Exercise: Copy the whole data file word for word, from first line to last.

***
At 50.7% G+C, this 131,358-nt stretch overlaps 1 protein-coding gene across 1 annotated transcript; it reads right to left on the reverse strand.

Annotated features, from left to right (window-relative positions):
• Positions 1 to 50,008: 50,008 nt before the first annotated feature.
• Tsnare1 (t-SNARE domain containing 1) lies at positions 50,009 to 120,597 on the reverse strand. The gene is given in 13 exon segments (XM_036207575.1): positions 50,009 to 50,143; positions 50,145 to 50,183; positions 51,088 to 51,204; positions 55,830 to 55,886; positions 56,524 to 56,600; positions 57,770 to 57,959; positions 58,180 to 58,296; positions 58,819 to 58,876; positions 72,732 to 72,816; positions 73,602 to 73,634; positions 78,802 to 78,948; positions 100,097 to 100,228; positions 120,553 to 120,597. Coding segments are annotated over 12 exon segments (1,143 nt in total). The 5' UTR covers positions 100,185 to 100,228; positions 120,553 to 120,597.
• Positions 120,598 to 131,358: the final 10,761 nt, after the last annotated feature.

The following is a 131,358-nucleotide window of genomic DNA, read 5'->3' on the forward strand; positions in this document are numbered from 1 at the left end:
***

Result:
At 50.7% G+C, this 131,358-nt stretch overlaps 1 protein-coding gene across 1 annotated transcript; it reads right to left on the reverse strand.

Annotated features, from left to right (window-relative positions):
• Positions 1 to 50,008: 50,008 nt before the first annotated feature.
• Tsnare1 (t-SNARE domain containing 1) lies at positions 50,009 to 120,597 on the reverse strand. The gene is given in 13 exon segments (XM_036207575.1): positions 50,009 to 50,143; positions 50,145 to 50,183; positions 51,088 to 51,204; positions 55,830 to 55,886; positions 56,524 to 56,600; positions 57,770 to 57,959; positions 58,180 to 58,296; positions 58,819 to 58,876; positions 72,732 to 72,816; positions 73,602 to 73,634; positions 78,802 to 78,948; positions 100,097 to 100,228; positions 120,553 to 120,597. Coding segments are annotated over 12 exon segments (1,143 nt in total). The 5' UTR covers positions 100,185 to 100,228; positions 120,553 to 120,597.
• Positions 120,598 to 131,358: the final 10,761 nt, after the last annotated feature.

The following is a 131,358-nucleotide window of genomic DNA, read 5'->3' on the forward strand; positions in this document are numbered from 1 at the left end: